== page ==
- Nat Stein
- And where the grass is also a religious sacrament.
If you know just one thing about Colorado Springs, it's probably that we're a mecca for organized religion. Indeed, renowned evangelical behemoths like Focus on the Family and New Life Church make a home here, as do nearly 800 congregations of all orientations and sizes, according to the National Center for Charitable Statistics. This community's commitment to religious liberty is so unequivocal that it should bring no controversy to introduce a newcomer that's making history as the first Rastafari church in a state where its traditional sacrament — marijuana — is legal for adult use.
Regular readers may already be familiar with One Love Club (212 S. 21st St.) which opened up last summer as a private, members-only establishment that lets adults partake of their constitutional right to consume cannabis together (aka., a cannabis club). But then, in dramatic fashion, the reggae show marking One Love's grand opening got shut down over a fire code violation before the headliner ever took the stage. That was October 2015.
After that got straightened out, operations went smoothly for a couple months until City Council voted to outright ban cannabis clubs. In an assessment club owners unsurprisingly disputed, councilors argued the clubs' business model defies the municipal prohibition of recreational sales. The dispute has evolved into two legal actions: one in which club owners sued the city over the ban's constitutionality; and one in which the city's trying to shut down clubs operating without the "sunset period" business license.
A hearing scheduled for Friday was postponed at the last minute, again, so One Love owner Heather Hart sat down with the Indy to explain that the club's new direction as a church is really nothing new at all.
"As soon as we opened up, this was a gathering place for Rastas," she said. "'Cannabis club' is the label that stuck on us, so we just went with it, you know, but we always intended, and always were, a community center for spreading the word of peace and unity."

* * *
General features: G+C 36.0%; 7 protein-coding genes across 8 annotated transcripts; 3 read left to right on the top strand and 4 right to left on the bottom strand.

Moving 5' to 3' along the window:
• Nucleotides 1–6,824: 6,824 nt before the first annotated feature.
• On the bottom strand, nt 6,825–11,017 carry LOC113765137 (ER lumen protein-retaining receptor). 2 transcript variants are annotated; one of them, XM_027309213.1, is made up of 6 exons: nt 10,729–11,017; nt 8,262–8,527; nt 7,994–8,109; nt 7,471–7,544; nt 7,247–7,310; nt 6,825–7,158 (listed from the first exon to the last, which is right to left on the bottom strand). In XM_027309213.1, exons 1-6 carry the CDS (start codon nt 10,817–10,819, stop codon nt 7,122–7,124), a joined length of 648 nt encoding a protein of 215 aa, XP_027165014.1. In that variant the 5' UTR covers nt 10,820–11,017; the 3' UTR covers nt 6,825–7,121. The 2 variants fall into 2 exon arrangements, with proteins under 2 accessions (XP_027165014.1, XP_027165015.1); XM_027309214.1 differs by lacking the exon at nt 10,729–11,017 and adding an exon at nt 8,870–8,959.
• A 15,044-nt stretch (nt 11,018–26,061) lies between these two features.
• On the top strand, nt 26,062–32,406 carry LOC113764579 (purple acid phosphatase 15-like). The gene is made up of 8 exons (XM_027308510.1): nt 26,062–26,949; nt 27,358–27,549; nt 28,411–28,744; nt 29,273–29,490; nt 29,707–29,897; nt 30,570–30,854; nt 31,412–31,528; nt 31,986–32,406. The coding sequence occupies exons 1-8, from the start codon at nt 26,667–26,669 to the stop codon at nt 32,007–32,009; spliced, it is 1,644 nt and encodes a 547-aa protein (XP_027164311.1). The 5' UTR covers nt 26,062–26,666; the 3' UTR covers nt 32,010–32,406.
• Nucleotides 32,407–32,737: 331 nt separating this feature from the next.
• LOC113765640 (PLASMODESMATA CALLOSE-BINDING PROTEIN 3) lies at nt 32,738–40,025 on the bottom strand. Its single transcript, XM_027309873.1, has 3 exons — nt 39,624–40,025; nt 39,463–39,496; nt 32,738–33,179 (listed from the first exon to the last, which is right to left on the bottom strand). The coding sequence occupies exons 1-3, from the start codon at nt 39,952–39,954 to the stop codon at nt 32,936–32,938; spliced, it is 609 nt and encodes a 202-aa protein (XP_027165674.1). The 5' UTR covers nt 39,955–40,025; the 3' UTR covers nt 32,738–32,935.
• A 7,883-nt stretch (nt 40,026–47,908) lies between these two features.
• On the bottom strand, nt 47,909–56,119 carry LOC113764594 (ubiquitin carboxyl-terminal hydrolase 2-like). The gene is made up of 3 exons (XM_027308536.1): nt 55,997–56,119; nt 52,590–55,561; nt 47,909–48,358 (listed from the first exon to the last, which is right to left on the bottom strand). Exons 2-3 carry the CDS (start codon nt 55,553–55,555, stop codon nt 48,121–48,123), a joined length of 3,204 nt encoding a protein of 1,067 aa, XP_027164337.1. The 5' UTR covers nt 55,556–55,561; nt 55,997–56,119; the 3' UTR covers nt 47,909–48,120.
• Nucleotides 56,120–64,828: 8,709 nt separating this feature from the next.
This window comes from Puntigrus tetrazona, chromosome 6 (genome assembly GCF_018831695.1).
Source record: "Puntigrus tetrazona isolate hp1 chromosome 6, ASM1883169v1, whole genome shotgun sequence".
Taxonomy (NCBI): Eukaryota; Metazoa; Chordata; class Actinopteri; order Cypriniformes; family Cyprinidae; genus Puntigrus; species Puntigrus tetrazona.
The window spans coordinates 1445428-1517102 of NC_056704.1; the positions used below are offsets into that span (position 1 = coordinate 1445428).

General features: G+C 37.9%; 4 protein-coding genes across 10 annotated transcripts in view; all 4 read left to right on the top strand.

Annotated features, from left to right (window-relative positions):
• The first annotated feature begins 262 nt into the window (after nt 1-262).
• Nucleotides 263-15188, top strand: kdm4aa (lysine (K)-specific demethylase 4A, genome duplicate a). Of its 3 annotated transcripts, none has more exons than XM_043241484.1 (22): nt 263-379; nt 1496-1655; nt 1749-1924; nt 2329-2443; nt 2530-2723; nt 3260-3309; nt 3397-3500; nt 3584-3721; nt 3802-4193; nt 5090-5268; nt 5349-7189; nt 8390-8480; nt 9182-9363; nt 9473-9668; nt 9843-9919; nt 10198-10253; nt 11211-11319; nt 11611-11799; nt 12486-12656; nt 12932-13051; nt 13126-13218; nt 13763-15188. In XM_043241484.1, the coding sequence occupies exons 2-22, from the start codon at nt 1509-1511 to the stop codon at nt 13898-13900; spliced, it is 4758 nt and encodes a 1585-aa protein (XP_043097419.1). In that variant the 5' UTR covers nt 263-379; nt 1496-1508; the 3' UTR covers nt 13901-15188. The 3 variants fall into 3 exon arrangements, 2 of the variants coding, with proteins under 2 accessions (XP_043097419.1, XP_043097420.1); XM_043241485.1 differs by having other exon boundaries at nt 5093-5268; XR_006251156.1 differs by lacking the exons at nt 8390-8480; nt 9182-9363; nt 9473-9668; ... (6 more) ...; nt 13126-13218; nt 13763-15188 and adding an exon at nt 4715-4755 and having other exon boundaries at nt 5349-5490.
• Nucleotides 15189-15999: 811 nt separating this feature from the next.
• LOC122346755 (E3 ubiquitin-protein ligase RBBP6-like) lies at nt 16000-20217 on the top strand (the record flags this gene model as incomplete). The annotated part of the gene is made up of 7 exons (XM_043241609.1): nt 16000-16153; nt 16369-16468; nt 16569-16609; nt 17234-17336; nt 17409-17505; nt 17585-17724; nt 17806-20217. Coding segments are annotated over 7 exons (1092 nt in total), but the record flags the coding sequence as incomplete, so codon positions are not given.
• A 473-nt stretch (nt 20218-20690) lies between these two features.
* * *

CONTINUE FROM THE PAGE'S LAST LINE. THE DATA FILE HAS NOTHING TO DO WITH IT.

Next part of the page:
Popularly associated with the green, gold and red of the Ethiopian flag, Rastafari is an Abrahamic tradition that developed in mid-century Jamaica and has since spread internationally. As with any faith, the particulars vary but generally, adherents believe in a triune deity, Jah, shortened from the Biblical 'Yahweh,' that's incarnate in all people.
"We're one people, one world, one love," Hart explains, "Which basically means we're all in this together. So the biggest thing for us is conscious living — being conscious of your brothers and sisters, of mother nature and so making decisions to do the right thing."
Famously, ganja is part of the practice. Per tradition, the "wisdom weed" gets passed around during reasoning sessions (when one, two or several people take time to ruminate on spiritual, ethical and social questions) and groundations (when the congregation comes together in celebration). "It's like praying or a sermon, but a bit more social," Hart says, adding that there'll be more literature stocking the shelves and more educational seminars led by the resident elder in addition to all the regular yoga classes, drum circles and reggae shows that already go on at One Love.
Recognition as a tax-exempt religious nonprofit is in the works, according to attorney Adam Wietzel who represents a number of local churches, esoteric and mainstream, including One Love. He's confident in his client's filing to the IRS because written into its organizational charter is a deeply held belief in some higher power, an established place of worship and commitment to regular gatherings. "People get all hung up on, 'oh well, this church isn't our church,'" he says of his experience defending such organizations in court, "but that's not what it's about. Thomas Jefferson set the stage for natural law, meaning the state doesn't dictate what church you belong to. We're all entitled to our own beliefs in this country."
In other states, several organizations have sought protection for cannabis use as religious sacrament without success given the plant's federally illegal status. There's no record of any such attempts in Colorado where recreational cannabis is now legal, so One Love could well be the first place of worship in the country where passing the wisdom weed won't lead to any trouble.
"This isn't about trying to get out of anything," Hart says, "but hopefully it might change how the city sees the cannabis community because this is all we do and it's not harming anyone. ... Like any other church in the city, we're open to anyone who wants to come join us."